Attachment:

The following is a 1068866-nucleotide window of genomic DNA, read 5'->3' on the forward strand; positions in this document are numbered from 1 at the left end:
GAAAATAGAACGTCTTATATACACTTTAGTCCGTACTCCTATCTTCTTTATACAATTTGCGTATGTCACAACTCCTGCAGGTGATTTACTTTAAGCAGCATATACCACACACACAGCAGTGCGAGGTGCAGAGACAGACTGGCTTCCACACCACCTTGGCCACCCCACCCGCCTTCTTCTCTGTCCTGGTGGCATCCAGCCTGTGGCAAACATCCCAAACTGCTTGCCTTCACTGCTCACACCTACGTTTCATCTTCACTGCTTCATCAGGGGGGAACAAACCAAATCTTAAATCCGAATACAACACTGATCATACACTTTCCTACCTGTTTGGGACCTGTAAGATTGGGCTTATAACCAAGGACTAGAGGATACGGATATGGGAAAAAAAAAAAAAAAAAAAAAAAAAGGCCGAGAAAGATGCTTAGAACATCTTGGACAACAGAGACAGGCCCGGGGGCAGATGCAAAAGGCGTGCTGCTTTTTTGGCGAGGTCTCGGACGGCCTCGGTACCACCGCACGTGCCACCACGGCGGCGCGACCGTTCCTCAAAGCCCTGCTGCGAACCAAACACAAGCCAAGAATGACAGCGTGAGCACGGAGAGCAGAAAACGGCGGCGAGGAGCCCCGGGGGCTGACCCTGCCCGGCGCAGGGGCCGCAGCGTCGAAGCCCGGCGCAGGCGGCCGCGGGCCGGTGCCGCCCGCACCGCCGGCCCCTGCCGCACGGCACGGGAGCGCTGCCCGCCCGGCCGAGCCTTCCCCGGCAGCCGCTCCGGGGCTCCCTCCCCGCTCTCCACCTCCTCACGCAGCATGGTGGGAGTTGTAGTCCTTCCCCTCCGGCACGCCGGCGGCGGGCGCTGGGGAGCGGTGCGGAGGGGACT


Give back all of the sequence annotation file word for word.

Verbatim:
The following is a 1068866-nucleotide window of genomic DNA, read 5'->3' on the forward strand; positions in this document are numbered from 1 at the left end:
GAAAATAGAACGTCTTATATACACTTTAGTCCGTACTCCTATCTTCTTTATACAATTTGCGTATGTCACAACTCCTGCAGGTGATTTACTTTAAGCAGCATATACCACACACACAGCAGTGCGAGGTGCAGAGACAGACTGGCTTCCACACCACCTTGGCCACCCCACCCGCCTTCTTCTCTGTCCTGGTGGCATCCAGCCTGTGGCAAACATCCCAAACTGCTTGCCTTCACTGCTCACACCTACGTTTCATCTTCACTGCTTCATCAGGGGGGAACAAACCAAATCTTAAATCCGAATACAACACTGATCATACACTTTCCTACCTGTTTGGGACCTGTAAGATTGGGCTTATAACCAAGGACTAGAGGATACGGATATGGGAAAAAAAAAAAAAAAAAAAAAAAAAGGCCGAGAAAGATGCTTAGAACATCTTGGACAACAGAGACAGGCCCGGGGGCAGATGCAAAAGGCGTGCTGCTTTTTTGGCGAGGTCTCGGACGGCCTCGGTACCACCGCACGTGCCACCACGGCGGCGCGACCGTTCCTCAAAGCCCTGCTGCGAACCAAACACAAGCCAAGAATGACAGCGTGAGCACGGAGAGCAGAAAACGGCGGCGAGGAGCCCCGGGGGCTGACCCTGCCCGGCGCAGGGGCCGCAGCGTCGAAGCCCGGCGCAGGCGGCCGCGGGCCGGTGCCGCCCGCACCGCCGGCCCCTGCCGCACGGCACGGGAGCGCTGCCCGCCCGGCCGAGCCTTCCCCGGCAGCCGCTCCGGGGCTCCCTCCCCGCTCTCCACCTCCTCACGCAGCATGGTGGGAGTTGTAGTCCTTCCCCTCCGGCACGCCGGCGGCGGGCGCTGGGGAGCGGTGCGGAGGGGACT